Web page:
Workloads have been extensively investigated in different sports (Garcia et al., 2019, 2020; McFadden et al., 2020). Workloads include heart rate (HR), rating of perceived exertion (RPE), Player Load (PL), accelerations (Acc), decelerations (Dec), CoD, Jum, and so on. Although studies that quantify these loads are mostly limited to match performance or selected training periods (Bartlett et al., 2017; Simpson et al., 2020; Taylor et al., 2020), the loads required in various sport-specific practices are equally important. Liu found that the player’s lower back is an ideal location for a wearable sensor capable of monitoring overall badminton external loads (Liu et al., 2021). Trivial to moderate relationships have been found between internal and external match loads in male, singles badminton players (Abdullahi et al., 2019). However, additional research comparing energy contributions and workloads in male and female badminton players is warranted in order to determine potential gender differences in practice strategies and recovery needs. At present, no study has compared the energy contributions and workloads in men and women during badminton matches and repetitive training.

Therefore, the main purpose of this study was to compare the energy contributions and workloads in male and female badminton players. The further aim was to describe differences of energy contributions and workloads between badminton matches and intermittent stroke practices with a 1:2 work:rest ratio.

Materials and Methods

Participants

Fourteen healthy sub-elite badminton players who competed at the national level in their age group volunteered to participate in this study. The players stopped training 24 h before testing. They were instructed to maintain a regular diet and not to perform additional vigorous exercise during the experiment. On the day of testing, participants finished breakfast at least 1 h before reporting to the training center. All participants were medically screened to ensure no contraindications to study participation. Anthropometric and performance characteristics of these participants are presented in Table 1. Prior to the study, the players, their coaches, and guardians were informed of the test procedures and potential risks. After having the benefits and risks explained to them, the players and their guardians provided informed written consent. Ethical approval (approval number: 20200901) was obtained from the research ethics committee of the China Institute of Sport Science, Beijing, China.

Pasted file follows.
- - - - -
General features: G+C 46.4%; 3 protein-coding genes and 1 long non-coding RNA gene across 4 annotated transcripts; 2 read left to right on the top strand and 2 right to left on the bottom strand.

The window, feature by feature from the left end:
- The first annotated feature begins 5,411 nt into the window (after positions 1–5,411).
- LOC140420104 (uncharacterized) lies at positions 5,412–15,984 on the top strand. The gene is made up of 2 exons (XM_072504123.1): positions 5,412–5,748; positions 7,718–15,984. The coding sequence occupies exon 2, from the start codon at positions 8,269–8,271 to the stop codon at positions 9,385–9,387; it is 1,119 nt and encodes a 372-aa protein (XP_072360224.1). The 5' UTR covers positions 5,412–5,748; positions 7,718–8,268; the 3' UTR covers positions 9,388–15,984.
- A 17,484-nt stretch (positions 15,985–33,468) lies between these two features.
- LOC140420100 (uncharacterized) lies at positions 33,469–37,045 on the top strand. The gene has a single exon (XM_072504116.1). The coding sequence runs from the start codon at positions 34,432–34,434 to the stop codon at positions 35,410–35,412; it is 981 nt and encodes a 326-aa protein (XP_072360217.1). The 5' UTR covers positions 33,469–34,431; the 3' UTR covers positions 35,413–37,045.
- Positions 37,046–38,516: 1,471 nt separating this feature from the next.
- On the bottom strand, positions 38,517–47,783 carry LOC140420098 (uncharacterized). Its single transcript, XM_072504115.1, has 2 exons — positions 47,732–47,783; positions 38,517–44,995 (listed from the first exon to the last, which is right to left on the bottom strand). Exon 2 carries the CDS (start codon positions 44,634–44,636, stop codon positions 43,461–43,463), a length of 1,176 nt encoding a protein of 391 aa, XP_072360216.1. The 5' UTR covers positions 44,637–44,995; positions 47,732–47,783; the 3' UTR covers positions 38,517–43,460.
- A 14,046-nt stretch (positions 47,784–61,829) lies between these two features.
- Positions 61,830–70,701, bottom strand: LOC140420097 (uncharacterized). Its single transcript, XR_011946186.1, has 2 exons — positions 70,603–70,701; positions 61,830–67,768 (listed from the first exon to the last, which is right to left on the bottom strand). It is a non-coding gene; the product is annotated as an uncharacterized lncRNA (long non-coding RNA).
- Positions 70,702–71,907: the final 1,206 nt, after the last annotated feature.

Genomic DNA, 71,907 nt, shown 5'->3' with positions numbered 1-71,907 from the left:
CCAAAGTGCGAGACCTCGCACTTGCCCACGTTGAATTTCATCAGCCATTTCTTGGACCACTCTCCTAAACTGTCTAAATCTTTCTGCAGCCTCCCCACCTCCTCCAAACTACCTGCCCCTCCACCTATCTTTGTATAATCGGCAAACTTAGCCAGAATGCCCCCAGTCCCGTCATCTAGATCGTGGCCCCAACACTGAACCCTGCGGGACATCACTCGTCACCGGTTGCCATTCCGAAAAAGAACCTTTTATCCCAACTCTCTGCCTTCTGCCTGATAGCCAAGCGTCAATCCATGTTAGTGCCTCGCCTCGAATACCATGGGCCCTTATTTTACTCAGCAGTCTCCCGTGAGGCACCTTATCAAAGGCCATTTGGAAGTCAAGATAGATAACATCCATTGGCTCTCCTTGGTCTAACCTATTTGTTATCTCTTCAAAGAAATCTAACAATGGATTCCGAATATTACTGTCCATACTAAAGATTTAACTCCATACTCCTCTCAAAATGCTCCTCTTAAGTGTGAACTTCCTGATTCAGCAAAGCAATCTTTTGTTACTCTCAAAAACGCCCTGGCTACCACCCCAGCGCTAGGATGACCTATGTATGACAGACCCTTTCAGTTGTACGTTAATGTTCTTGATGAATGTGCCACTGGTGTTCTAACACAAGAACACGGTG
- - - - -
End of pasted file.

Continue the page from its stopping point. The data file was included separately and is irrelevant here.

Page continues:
TABLE 1
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Table 1. Participants’ characteristics.

Design and Procedures

The study design was cross-sectional. All participants performed one badminton singles game and one session of repetitive spike practice on separate days (both tests were conducted indoors at similar times of day: players who performed in the morning or afternoon also practiced in the morning or afternoon). Energy contributions and workloads were monitored by simultaneous gas exchange measurements, HR technology and accelerometer technology during games and practices. Before the formal test, the players performed 15 min sparring practice and dynamic stretching to warm up. After sitting still for 10 min, they put on the portable spirometry system (K4b2, Cosmed, Rome, Italy), HR monitor (Polar Accurex Plus, Polar Electro Inc., Kempele, Finland), and Catapult OptimEye S5 (Catapult Sports, Melbourne, VIC, Australia). Standard calibration was performed with a 3-L syringe and a standard gas with a known composition (O2: 15.00%, CO2: 5.09%), which was corrected for barometric pressure and humidity prior to the test. Players wore the abovementioned devices during the games and practice sessions. Prior to the warmup, immediately before the first set, between each set and during the recovery period following the games or practice, 10 μl of capillary blood was collected from the ear lobe to determine the blood lactate concentration (Biosen C line, EKF Diagnostic, Magdeburg, Germany). The accumulated blood lactate values were used to calculate the energy from the anaerobic lactic pathway.

Badminton Match Play

Prior to the formal test, the players were divided into seven pairs for the singles games; pairing was organized to ensure that players were of a similar skill level. They were also instructed to dress and eat as they usually would for a match. The games would follow the rules of the International Badminton Federation: three games played to 21 points; if both players score 20 points, a player must lead his or her opponent by 2 points to win. During the game, when the leading player scored 11 points, both players took a 1-min rest. Between the rounds, players had a 2-min break. The competitions were judged by a national referee. In order to make the test resemble an actual game as much as possible, the winners and losers were given different rewards as incentives. The specific test process is shown in Figure 1.

FIGURE 1
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Figure 1. Test flow chart of a badminton match.

Repetitive Stroke Practice